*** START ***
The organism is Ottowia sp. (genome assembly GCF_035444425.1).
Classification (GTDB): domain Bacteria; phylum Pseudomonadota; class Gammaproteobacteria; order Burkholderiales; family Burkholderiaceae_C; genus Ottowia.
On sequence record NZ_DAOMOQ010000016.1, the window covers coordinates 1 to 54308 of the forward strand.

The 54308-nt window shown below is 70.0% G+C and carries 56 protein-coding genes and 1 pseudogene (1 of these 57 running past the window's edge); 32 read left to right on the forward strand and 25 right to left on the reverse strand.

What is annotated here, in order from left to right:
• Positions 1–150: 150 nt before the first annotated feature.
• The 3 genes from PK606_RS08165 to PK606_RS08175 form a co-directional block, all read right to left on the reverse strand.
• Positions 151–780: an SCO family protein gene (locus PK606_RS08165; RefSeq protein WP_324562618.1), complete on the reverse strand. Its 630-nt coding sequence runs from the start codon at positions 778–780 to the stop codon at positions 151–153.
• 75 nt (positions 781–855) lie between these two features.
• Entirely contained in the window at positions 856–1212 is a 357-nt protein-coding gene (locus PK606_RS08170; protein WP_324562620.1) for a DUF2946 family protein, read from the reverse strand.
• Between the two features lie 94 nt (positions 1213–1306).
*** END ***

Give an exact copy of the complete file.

The organism is Ottowia sp. (genome assembly GCF_035444425.1).
Classification (GTDB): domain Bacteria; phylum Pseudomonadota; class Gammaproteobacteria; order Burkholderiales; family Burkholderiaceae_C; genus Ottowia.
On sequence record NZ_DAOMOQ010000016.1, the window covers coordinates 1 to 54308 of the forward strand.

The 54308-nt window shown below is 70.0% G+C and carries 56 protein-coding genes and 1 pseudogene (1 of these 57 running past the window's edge); 32 read left to right on the forward strand and 25 right to left on the reverse strand.

What is annotated here, in order from left to right:
• Positions 1–150: 150 nt before the first annotated feature.
• The 3 genes from PK606_RS08165 to PK606_RS08175 form a co-directional block, all read right to left on the reverse strand.
• Positions 151–780: an SCO family protein gene (locus PK606_RS08165; RefSeq protein WP_324562618.1), complete on the reverse strand. Its 630-nt coding sequence runs from the start codon at positions 778–780 to the stop codon at positions 151–153.
• 75 nt (positions 781–855) lie between these two features.
• Entirely contained in the window at positions 856–1212 is a 357-nt protein-coding gene (locus PK606_RS08170; protein WP_324562620.1) for a DUF2946 family protein, read from the reverse strand.
• Between the two features lie 94 nt (positions 1213–1306).